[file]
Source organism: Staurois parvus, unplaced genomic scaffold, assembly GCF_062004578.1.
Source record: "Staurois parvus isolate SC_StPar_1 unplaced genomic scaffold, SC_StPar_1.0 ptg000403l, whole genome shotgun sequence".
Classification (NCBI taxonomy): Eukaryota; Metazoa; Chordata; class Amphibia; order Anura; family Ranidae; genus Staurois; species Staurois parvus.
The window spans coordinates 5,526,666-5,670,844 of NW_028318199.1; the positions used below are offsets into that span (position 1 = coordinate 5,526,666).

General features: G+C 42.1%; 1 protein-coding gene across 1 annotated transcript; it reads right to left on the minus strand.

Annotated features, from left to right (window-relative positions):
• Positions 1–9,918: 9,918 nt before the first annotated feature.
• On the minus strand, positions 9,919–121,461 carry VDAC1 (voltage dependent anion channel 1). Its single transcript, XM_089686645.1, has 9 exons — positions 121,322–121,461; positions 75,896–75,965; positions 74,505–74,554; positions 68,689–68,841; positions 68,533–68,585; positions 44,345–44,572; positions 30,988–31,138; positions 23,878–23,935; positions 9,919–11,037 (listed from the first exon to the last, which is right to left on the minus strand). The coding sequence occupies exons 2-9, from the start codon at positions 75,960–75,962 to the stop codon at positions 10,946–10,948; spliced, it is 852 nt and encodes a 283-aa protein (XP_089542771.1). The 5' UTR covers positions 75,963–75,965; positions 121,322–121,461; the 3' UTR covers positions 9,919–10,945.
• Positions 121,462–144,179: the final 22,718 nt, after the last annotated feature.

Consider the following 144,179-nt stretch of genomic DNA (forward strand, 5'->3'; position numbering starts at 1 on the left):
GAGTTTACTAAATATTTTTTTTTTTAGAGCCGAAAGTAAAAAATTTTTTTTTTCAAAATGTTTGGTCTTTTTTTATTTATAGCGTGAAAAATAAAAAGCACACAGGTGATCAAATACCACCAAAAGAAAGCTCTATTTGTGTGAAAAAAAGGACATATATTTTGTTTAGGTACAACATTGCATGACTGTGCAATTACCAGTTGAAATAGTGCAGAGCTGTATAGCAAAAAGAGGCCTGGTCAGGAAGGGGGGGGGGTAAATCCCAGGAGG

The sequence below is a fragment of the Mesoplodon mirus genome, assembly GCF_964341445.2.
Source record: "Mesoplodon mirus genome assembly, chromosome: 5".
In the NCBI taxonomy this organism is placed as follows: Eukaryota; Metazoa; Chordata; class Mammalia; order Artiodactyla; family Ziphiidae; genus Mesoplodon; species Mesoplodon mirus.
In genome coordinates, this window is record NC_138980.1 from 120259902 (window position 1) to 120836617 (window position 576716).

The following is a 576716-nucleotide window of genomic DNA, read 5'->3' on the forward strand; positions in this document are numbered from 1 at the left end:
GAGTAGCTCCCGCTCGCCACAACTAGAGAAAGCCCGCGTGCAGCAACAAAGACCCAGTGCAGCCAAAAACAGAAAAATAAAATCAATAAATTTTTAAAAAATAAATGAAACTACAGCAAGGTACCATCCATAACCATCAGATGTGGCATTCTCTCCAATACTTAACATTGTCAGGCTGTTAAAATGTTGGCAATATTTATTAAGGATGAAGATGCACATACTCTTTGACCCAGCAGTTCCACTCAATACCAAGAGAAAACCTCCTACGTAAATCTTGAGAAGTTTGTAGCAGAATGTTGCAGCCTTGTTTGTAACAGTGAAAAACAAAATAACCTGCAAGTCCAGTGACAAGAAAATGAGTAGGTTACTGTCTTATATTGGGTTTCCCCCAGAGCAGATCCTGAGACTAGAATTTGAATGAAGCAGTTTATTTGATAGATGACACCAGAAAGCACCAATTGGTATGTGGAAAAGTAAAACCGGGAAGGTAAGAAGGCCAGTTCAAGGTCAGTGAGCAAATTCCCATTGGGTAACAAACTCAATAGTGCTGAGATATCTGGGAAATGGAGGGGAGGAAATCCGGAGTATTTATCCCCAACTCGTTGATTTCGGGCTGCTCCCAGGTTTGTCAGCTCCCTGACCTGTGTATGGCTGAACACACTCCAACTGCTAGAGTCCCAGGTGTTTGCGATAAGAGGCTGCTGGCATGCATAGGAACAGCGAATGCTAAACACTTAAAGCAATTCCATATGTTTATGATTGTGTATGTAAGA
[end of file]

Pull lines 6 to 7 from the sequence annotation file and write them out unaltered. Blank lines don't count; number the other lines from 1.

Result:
Annotated features, from left to right (window-relative positions):
• Positions 1–9,918: 9,918 nt before the first annotated feature.